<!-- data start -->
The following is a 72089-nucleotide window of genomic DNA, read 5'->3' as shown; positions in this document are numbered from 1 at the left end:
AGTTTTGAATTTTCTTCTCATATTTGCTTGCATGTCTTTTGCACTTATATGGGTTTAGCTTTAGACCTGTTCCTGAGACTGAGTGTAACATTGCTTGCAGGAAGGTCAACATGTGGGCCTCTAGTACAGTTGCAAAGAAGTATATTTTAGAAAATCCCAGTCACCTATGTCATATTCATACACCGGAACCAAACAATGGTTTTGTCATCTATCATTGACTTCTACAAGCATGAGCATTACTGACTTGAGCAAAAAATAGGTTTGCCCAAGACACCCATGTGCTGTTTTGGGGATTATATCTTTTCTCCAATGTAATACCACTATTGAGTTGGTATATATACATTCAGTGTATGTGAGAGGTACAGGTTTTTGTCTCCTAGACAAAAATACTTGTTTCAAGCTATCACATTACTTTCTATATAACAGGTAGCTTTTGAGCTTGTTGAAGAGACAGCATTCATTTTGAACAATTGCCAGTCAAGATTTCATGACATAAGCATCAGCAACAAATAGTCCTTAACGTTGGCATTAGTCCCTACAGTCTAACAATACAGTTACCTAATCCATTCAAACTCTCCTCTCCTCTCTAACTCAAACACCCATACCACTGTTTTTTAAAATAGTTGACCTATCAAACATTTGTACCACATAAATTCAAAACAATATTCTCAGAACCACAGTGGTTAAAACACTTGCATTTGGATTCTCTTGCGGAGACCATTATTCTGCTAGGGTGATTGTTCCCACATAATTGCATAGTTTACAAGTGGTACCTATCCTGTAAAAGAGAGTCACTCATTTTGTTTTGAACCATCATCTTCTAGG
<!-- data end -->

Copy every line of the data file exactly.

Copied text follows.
The following is a 72089-nucleotide window of genomic DNA, read 5'->3' as shown; positions in this document are numbered from 1 at the left end:
AGTTTTGAATTTTCTTCTCATATTTGCTTGCATGTCTTTTGCACTTATATGGGTTTAGCTTTAGACCTGTTCCTGAGACTGAGTGTAACATTGCTTGCAGGAAGGTCAACATGTGGGCCTCTAGTACAGTTGCAAAGAAGTATATTTTAGAAAATCCCAGTCACCTATGTCATATTCATACACCGGAACCAAACAATGGTTTTGTCATCTATCATTGACTTCTACAAGCATGAGCATTACTGACTTGAGCAAAAAATAGGTTTGCCCAAGACACCCATGTGCTGTTTTGGGGATTATATCTTTTCTCCAATGTAATACCACTATTGAGTTGGTATATATACATTCAGTGTATGTGAGAGGTACAGGTTTTTGTCTCCTAGACAAAAATACTTGTTTCAAGCTATCACATTACTTTCTATATAACAGGTAGCTTTTGAGCTTGTTGAAGAGACAGCATTCATTTTGAACAATTGCCAGTCAAGATTTCATGACATAAGCATCAGCAACAAATAGTCCTTAACGTTGGCATTAGTCCCTACAGTCTAACAATACAGTTACCTAATCCATTCAAACTCTCCTCTCCTCTCTAACTCAAACACCCATACCACTGTTTTTTAAAATAGTTGACCTATCAAACATTTGTACCACATAAATTCAAAACAATATTCTCAGAACCACAGTGGTTAAAACACTTGCATTTGGATTCTCTTGCGGAGACCATTATTCTGCTAGGGTGATTGTTCCCACATAATTGCATAGTTTACAAGTGGTACCTATCCTGTAAAAGAGAGTCACTCATTTTGTTTTGAACCATCATCTTCTAGG